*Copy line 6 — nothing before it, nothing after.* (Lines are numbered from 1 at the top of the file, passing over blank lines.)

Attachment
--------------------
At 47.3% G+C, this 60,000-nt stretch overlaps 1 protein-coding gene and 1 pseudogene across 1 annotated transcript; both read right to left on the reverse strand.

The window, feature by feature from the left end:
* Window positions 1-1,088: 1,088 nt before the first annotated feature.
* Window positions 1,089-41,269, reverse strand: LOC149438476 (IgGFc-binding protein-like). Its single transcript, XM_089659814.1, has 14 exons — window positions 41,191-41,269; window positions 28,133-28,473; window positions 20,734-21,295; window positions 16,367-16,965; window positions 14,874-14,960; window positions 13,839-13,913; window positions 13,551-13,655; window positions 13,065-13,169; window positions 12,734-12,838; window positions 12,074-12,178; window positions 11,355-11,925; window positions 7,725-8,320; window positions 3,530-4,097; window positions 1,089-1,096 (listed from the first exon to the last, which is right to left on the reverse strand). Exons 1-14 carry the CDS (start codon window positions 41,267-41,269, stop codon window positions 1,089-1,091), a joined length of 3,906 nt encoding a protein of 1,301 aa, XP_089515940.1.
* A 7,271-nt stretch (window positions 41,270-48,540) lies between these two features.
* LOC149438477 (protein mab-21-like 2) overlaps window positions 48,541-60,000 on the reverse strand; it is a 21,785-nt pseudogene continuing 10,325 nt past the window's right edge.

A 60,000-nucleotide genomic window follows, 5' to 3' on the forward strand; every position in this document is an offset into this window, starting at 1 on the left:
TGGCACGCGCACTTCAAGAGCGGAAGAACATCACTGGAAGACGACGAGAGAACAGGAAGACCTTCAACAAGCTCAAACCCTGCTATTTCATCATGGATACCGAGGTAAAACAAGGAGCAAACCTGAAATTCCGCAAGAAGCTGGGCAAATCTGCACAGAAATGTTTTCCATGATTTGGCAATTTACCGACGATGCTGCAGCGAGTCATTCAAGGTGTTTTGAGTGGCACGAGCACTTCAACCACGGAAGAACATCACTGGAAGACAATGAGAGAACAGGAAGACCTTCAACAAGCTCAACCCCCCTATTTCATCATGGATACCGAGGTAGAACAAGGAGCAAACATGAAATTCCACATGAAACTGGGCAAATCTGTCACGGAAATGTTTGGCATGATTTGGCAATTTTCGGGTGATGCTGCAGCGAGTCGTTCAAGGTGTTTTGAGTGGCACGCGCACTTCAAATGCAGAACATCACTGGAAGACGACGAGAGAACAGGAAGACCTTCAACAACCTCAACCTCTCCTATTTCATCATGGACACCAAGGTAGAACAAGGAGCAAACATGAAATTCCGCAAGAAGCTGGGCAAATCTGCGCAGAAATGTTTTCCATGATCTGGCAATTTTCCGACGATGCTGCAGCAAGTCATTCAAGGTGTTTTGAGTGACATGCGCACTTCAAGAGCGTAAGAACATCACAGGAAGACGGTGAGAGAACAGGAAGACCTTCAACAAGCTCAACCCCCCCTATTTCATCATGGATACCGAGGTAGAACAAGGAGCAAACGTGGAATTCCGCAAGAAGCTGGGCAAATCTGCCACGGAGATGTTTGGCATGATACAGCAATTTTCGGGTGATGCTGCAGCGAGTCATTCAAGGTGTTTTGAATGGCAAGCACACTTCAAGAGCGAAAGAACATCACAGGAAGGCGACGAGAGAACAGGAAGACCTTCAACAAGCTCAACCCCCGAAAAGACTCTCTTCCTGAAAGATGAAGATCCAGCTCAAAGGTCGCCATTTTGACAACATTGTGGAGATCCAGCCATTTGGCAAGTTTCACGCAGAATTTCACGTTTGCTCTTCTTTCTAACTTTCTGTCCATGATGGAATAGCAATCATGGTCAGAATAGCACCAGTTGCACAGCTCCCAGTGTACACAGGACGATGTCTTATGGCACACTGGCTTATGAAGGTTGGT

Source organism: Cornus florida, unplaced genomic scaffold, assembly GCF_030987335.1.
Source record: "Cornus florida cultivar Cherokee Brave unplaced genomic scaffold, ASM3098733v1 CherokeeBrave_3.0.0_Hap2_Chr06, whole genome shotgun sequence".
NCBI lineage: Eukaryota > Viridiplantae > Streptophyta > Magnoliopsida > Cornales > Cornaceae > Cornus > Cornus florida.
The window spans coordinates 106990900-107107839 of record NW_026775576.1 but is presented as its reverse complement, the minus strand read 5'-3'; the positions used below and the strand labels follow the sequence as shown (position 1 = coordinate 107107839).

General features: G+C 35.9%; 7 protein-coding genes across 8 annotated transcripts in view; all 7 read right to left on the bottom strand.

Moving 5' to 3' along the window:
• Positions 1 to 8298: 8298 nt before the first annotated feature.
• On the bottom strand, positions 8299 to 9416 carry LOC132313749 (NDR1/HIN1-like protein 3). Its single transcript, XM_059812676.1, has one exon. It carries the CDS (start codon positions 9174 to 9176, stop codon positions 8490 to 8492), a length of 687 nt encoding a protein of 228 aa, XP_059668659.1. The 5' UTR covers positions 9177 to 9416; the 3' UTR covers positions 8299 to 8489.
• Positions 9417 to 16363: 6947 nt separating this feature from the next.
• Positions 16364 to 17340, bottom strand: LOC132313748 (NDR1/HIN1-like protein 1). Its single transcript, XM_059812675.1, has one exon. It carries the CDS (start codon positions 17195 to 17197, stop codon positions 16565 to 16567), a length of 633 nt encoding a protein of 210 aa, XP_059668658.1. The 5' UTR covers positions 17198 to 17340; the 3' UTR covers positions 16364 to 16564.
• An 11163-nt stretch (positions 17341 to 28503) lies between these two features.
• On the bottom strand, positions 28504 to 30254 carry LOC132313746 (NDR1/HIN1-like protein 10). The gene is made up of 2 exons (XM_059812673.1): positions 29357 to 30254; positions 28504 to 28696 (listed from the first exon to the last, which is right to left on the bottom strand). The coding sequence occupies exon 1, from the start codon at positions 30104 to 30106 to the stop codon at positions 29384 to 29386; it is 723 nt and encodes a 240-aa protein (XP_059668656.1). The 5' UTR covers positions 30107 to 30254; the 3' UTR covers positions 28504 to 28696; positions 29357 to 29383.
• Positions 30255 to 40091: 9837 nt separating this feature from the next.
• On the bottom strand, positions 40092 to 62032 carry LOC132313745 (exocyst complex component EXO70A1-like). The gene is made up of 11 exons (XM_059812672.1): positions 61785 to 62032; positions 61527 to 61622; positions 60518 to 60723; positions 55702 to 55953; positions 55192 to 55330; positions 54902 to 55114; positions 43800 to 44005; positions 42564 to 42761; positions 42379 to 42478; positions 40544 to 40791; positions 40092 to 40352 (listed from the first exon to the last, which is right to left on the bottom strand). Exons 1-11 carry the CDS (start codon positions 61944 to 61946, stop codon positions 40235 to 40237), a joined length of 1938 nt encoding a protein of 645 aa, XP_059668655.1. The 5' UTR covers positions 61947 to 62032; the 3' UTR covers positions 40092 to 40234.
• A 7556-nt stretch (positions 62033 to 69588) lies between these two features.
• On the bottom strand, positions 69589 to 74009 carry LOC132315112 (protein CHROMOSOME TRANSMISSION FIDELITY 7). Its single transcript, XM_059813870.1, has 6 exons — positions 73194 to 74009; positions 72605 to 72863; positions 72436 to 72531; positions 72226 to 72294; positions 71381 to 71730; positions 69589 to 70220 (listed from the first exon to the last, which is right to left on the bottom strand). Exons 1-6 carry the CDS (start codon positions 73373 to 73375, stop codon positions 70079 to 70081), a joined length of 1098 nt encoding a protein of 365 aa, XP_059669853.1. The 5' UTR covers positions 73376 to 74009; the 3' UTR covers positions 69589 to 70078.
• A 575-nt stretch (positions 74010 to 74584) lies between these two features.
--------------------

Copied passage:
* LOC149438477 (protein mab-21-like 2) overlaps window positions 48,541-60,000 on the reverse strand; it is a 21,785-nt pseudogene continuing 10,325 nt past the window's right edge.